After Ole Miss’ route of Texas Tech, this website offered a cautiously optimistic assessment of what appeared to be an improving defense. In Houston, the Rebels prevented big plays, made stops when they needed to and, for the first time in two years, looked generally competent on that side of the ball. At the time, it appeared to be a good sign for things to come.
Wipe all of that off the board.
The defense was an absolute disaster in Saturday’s win over Southern Illinois. A trio of turnovers and the offense’s aerial bombardment made the final score 76-41, but Ole Miss was losing this game 38-35 at halftime. Here’s a snapshot:
- SIU, an FCS school that won just four games last season, piled up 386 yards and averaged nearly nine yards per play in the first half.
- They scored touchdowns on six of their first seven possessions, including five drives of 70 yards or more.
- SIU QB Sam Straub completed 19 of his 25 passes for 299 yards and four touchdowns (plus a rushing TD) in the first half.
- Ole Miss didn’t have a single turnover or sack in the first 30 minutes.
Let’s put that first-half debacle in perspective:
There have been 481 games in which a BCS/P5 team played an FCS team in the past decade.— A David Hale joint (@DavidHaleESPN) September 8, 2018
Only 14 times has the FCS team scored 38 points or more in a full game.
Southern Illinois has 38 vs. Ole Miss at halftime.
For the past two years, Ole Miss has suffered from a talent and depth deficiency on the defensive side of the ball, the result of Hugh Freeze’s failure to land top defensive recruits (particularly at linebacker). But Saturday’s performance showed that lack of talent isn’t the only—and probably not the primary—culprit. Every single player on the Rebels’ roster could start at SIU. The talent gap between an SEC and FCS program is enormous.
The Ole Miss defense was simply out-coached on Saturday. SIU used misdirection and play-action to completely befuddle a Rebel secondary and linebacker corps that looked like it’d never seen a forward pass.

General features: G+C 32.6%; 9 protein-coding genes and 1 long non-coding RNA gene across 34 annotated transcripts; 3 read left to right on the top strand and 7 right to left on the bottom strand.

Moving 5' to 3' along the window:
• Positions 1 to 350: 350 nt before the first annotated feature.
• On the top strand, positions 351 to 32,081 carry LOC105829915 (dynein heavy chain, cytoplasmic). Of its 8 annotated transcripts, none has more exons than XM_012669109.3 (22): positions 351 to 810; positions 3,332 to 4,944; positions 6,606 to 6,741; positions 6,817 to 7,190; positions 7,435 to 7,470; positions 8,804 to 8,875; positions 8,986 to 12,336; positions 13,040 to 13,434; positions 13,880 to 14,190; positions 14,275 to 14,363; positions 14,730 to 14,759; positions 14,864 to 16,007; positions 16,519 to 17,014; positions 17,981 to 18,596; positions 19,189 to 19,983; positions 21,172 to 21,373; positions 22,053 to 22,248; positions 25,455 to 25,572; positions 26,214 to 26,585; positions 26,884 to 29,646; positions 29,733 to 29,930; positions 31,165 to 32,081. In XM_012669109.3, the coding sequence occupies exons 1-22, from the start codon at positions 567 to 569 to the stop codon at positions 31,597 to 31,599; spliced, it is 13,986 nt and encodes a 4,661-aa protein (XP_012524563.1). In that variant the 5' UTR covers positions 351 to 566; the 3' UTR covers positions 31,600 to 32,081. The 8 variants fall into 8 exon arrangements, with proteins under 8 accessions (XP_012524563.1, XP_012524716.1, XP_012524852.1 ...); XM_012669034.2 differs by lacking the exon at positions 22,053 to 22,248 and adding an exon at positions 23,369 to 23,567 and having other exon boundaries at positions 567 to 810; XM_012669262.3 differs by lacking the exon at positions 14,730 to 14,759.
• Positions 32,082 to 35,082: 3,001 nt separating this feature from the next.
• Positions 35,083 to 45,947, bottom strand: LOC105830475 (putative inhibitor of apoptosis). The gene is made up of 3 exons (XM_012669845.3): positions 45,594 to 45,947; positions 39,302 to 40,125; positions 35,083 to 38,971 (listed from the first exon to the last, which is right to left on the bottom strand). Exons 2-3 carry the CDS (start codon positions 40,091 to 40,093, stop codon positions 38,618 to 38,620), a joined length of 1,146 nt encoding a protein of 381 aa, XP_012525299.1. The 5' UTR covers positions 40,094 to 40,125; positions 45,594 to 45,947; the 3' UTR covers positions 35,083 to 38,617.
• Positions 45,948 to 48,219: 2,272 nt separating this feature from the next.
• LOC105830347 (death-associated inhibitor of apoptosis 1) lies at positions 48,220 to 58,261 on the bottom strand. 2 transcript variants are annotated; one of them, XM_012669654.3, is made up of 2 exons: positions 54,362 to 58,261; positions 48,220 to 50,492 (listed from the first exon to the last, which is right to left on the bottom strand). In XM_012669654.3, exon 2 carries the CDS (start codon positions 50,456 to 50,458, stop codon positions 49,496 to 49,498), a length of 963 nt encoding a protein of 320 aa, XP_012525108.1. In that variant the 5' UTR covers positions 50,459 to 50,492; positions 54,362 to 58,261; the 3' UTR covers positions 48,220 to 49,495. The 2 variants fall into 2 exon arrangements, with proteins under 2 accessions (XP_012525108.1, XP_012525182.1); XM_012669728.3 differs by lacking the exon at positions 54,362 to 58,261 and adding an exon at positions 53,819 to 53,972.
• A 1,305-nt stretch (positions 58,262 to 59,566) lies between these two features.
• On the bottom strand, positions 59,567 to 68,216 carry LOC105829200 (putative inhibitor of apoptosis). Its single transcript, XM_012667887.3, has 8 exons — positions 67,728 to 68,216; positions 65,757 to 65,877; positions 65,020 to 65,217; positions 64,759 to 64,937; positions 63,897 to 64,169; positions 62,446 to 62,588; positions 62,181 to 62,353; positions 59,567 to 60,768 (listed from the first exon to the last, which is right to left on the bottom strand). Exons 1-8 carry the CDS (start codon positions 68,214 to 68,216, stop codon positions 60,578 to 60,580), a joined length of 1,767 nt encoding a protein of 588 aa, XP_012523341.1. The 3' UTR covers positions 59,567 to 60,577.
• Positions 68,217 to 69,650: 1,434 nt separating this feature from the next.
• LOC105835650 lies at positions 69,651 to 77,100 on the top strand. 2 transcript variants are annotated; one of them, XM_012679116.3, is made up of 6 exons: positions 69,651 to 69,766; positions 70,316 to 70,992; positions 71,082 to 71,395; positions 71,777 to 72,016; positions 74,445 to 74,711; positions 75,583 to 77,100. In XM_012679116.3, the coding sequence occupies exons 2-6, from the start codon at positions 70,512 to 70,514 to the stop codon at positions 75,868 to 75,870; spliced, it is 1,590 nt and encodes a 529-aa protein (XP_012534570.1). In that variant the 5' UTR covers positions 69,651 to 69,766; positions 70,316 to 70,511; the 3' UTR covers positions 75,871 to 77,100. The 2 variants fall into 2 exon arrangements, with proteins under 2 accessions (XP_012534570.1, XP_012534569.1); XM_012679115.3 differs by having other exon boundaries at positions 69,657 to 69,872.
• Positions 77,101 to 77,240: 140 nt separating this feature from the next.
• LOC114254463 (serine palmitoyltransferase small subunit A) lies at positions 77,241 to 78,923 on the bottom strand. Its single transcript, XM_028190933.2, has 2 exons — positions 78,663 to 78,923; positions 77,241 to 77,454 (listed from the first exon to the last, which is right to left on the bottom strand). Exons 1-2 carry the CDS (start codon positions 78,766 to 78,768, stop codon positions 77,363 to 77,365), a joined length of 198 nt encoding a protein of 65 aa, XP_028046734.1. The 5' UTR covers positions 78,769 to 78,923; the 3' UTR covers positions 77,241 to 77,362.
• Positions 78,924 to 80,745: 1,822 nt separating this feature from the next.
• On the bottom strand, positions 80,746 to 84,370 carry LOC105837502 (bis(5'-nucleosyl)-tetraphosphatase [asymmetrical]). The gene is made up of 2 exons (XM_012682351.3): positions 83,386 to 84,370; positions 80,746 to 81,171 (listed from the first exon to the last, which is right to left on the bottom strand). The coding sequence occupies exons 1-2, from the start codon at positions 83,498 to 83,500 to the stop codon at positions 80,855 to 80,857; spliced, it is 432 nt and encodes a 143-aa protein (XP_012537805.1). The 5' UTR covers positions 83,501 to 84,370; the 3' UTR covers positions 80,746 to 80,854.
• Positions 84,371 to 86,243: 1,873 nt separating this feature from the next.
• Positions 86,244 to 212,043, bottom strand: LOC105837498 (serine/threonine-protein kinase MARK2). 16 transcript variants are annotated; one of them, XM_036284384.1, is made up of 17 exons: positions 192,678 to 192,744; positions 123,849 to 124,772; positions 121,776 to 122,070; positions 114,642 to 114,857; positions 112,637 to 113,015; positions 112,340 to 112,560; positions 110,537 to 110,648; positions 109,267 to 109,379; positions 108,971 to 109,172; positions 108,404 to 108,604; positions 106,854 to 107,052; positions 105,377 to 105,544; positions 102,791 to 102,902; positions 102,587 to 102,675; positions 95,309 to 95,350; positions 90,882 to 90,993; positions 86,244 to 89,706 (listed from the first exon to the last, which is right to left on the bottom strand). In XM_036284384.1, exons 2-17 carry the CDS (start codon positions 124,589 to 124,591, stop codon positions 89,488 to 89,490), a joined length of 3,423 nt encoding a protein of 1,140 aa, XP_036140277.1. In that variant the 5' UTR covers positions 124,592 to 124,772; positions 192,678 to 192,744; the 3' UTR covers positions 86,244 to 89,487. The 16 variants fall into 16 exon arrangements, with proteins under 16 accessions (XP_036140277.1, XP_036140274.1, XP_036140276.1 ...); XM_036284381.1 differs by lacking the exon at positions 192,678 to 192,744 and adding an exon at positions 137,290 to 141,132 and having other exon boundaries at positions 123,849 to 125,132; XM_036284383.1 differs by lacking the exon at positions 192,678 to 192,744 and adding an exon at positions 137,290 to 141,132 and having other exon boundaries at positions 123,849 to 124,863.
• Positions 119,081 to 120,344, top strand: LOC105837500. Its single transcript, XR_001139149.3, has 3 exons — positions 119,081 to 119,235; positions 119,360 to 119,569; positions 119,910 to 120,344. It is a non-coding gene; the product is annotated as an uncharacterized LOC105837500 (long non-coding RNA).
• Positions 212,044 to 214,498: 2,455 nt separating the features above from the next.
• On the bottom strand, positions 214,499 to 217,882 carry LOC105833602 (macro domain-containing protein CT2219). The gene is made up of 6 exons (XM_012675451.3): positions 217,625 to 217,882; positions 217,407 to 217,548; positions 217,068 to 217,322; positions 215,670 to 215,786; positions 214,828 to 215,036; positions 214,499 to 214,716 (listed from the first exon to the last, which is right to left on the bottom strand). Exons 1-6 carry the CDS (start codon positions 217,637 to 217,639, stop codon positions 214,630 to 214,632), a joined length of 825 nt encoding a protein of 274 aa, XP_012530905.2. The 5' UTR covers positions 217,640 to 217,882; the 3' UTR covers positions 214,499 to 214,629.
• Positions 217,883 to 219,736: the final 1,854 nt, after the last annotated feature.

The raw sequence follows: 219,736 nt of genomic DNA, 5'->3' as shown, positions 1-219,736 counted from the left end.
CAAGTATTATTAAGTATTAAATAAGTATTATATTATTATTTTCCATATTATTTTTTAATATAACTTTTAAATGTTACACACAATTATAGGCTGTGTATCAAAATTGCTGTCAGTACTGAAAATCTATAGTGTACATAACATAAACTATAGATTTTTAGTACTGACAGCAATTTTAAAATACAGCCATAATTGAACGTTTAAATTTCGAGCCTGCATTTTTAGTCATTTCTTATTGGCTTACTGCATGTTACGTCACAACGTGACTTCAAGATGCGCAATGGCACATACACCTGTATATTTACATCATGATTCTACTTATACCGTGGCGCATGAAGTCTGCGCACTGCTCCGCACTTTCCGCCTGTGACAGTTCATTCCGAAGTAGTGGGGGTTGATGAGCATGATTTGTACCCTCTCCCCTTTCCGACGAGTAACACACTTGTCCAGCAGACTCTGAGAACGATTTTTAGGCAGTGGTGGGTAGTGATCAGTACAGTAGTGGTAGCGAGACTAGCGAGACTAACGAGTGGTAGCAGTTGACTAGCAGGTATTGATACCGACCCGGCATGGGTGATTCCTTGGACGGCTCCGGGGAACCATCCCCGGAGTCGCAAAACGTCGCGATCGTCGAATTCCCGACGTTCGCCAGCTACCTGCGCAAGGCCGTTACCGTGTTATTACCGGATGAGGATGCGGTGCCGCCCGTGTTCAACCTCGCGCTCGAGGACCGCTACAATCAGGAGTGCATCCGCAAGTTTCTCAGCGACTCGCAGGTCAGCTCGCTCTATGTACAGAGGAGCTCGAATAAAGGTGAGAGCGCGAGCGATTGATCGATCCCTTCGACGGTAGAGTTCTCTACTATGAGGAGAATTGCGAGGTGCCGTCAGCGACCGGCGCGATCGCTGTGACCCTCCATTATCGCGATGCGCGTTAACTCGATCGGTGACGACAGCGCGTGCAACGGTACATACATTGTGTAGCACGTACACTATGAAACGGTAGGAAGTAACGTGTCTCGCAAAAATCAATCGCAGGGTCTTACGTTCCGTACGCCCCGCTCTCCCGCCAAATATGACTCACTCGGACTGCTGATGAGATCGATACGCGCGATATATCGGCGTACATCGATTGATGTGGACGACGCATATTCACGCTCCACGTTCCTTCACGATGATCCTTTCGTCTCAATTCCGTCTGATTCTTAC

Head coach Matt Luke claimed “100 percent” of the responsibility for the defense’s failures, but its hard not see this as a potentially damning outing for Wesley McGriff. The second-year defensive coordinator was brought on by Hugh Freeze in 2016 for his recruiting abilities, not his track record as a coordinator—his only coordinator experience running had come a decade prior at a DII school.
What was particularly concerning about Saturday was the way SIU moved the ball through the air. Ole Miss getting eviscerated on the ground is nothing new, but the Rebels should, in theory, be competent in pass defense this season. McGriff, who built his career as a defensive backs coach, has a secondary stocked with experience and talent. But they looked lost against SIU, which averaged nearly 12 yards per attempt in the first half.
Luke didn’t hire McGriff, but he did choose to retain him. Barring a dramatic turnaround, Luke could face a difficult decision this offseason.
Things don’t get any easier next weekend, when Nick Saban’s ruthlessly efficient scoring machine rolls into town. Bama’s monstrous O-line and marauding running backs have always been deadly, but the emergence of quarterback Tua Tagovailoa has, in the words of The Ringer’s Rodger Sherman, unlocked the final level of Alabama destruction. The Tide has outscored Louisville and Arkansas State 108-21 in its first two games, racking up over 500 yards of offense in both. Tua’s scored six touchdowns while completing over 70 percent of his passes and posting the second best QB rating in the country.
The good news, as always, is the Ole Miss offense can fly up and down the field. Jordan Ta’amu threw for 448 yards and five touchdowns against SIU, while Scottie Phillips averaged over seven yards per carry and scored twice. A.J. Brown did A.J. Brown things (158 yards and two scores) and the Rebels’ fourth receiver, Braylon Sanders, looked like a star. The offense is prolific, but it can only cover for the defense for so long.